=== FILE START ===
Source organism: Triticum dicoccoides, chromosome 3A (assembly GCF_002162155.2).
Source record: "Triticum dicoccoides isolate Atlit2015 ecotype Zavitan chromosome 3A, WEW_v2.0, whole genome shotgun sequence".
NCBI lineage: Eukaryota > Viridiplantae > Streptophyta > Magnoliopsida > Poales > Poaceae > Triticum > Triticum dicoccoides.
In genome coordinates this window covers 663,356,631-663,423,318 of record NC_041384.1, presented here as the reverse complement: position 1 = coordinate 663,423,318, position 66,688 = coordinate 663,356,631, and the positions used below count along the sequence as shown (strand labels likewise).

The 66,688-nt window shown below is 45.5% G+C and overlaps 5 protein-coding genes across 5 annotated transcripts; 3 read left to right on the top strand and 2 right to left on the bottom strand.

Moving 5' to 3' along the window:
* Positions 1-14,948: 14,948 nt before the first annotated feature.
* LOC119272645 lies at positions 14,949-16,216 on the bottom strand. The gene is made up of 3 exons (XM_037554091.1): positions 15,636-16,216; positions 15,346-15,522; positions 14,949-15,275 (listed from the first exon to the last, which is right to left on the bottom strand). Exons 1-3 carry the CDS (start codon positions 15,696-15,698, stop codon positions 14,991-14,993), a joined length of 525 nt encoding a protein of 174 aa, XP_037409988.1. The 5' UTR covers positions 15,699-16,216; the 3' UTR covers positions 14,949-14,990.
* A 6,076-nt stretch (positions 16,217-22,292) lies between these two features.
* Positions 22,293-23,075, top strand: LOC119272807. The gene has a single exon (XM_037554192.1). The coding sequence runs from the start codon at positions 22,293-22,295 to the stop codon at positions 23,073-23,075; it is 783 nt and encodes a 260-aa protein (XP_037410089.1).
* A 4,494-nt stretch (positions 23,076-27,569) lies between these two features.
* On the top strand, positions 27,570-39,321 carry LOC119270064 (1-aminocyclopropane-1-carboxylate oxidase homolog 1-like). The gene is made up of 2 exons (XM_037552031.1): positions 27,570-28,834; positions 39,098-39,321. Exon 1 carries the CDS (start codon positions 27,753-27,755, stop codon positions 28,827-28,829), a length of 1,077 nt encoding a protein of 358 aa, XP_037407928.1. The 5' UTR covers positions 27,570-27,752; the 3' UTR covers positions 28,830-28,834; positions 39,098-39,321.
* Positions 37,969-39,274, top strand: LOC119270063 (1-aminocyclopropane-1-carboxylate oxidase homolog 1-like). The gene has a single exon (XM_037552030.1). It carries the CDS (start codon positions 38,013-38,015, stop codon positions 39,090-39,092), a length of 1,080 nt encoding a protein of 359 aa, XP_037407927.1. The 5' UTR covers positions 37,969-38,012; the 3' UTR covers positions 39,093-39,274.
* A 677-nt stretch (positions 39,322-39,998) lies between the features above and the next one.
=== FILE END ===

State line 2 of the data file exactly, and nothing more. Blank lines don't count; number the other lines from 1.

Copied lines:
Source record: "Triticum dicoccoides isolate Atlit2015 ecotype Zavitan chromosome 3A, WEW_v2.0, whole genome shotgun sequence".